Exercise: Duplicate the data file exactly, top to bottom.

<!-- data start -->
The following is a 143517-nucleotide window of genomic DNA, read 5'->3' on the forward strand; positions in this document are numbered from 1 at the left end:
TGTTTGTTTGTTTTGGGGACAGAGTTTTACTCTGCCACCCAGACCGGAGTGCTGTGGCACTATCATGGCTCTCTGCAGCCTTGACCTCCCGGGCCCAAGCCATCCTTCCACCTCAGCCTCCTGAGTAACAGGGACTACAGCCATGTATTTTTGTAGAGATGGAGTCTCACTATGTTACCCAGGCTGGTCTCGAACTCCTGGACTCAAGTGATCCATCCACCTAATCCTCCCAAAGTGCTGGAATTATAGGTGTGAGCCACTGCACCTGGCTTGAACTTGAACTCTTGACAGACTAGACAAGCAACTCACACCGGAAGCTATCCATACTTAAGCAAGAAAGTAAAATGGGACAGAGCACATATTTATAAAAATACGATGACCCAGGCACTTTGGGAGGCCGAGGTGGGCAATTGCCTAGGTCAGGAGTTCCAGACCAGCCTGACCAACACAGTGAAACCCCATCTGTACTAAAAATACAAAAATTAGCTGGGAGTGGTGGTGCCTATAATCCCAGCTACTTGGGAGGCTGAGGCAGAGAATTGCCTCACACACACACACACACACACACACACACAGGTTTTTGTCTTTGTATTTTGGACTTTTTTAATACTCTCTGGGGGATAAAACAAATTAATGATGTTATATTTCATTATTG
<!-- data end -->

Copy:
The following is a 143517-nucleotide window of genomic DNA, read 5'->3' on the forward strand; positions in this document are numbered from 1 at the left end:
TGTTTGTTTGTTTTGGGGACAGAGTTTTACTCTGCCACCCAGACCGGAGTGCTGTGGCACTATCATGGCTCTCTGCAGCCTTGACCTCCCGGGCCCAAGCCATCCTTCCACCTCAGCCTCCTGAGTAACAGGGACTACAGCCATGTATTTTTGTAGAGATGGAGTCTCACTATGTTACCCAGGCTGGTCTCGAACTCCTGGACTCAAGTGATCCATCCACCTAATCCTCCCAAAGTGCTGGAATTATAGGTGTGAGCCACTGCACCTGGCTTGAACTTGAACTCTTGACAGACTAGACAAGCAACTCACACCGGAAGCTATCCATACTTAAGCAAGAAAGTAAAATGGGACAGAGCACATATTTATAAAAATACGATGACCCAGGCACTTTGGGAGGCCGAGGTGGGCAATTGCCTAGGTCAGGAGTTCCAGACCAGCCTGACCAACACAGTGAAACCCCATCTGTACTAAAAATACAAAAATTAGCTGGGAGTGGTGGTGCCTATAATCCCAGCTACTTGGGAGGCTGAGGCAGAGAATTGCCTCACACACACACACACACACACACACACACAGGTTTTTGTCTTTGTATTTTGGACTTTTTTAATACTCTCTGGGGGATAAAACAAATTAATGATGTTATATTTCATTATTG